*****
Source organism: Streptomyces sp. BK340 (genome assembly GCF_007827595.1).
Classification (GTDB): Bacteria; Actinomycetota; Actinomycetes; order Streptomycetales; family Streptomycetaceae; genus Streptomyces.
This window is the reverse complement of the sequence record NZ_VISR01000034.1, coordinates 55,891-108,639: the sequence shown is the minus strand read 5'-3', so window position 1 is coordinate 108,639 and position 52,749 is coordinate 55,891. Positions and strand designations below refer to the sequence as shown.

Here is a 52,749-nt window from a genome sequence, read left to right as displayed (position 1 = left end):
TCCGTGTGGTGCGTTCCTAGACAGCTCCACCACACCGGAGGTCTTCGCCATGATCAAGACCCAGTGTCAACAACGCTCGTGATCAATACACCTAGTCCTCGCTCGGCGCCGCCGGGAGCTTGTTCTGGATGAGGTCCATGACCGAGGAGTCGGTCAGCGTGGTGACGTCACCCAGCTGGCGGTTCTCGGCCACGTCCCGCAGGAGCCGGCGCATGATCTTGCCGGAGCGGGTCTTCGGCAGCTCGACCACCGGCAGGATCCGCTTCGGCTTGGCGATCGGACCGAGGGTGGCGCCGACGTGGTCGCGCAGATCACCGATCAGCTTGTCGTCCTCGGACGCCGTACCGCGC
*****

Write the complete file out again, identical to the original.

Source organism: Streptomyces sp. BK340 (genome assembly GCF_007827595.1).
Classification (GTDB): Bacteria; Actinomycetota; Actinomycetes; order Streptomycetales; family Streptomycetaceae; genus Streptomyces.
This window is the reverse complement of the sequence record NZ_VISR01000034.1, coordinates 55,891-108,639: the sequence shown is the minus strand read 5'-3', so window position 1 is coordinate 108,639 and position 52,749 is coordinate 55,891. Positions and strand designations below refer to the sequence as shown.

Here is a 52,749-nt window from a genome sequence, read left to right as displayed (position 1 = left end):
TCCGTGTGGTGCGTTCCTAGACAGCTCCACCACACCGGAGGTCTTCGCCATGATCAAGACCCAGTGTCAACAACGCTCGTGATCAATACACCTAGTCCTCGCTCGGCGCCGCCGGGAGCTTGTTCTGGATGAGGTCCATGACCGAGGAGTCGGTCAGCGTGGTGACGTCACCCAGCTGGCGGTTCTCGGCCACGTCCCGCAGGAGCCGGCGCATGATCTTGCCGGAGCGGGTCTTCGGCAGCTCGACCACCGGCAGGATCCGCTTCGGCTTGGCGATCGGACCGAGGGTGGCGCCGACGTGGTCGCGCAGATCACCGATCAGCTTGTCGTCCTCGGACGCCGTACCGCGC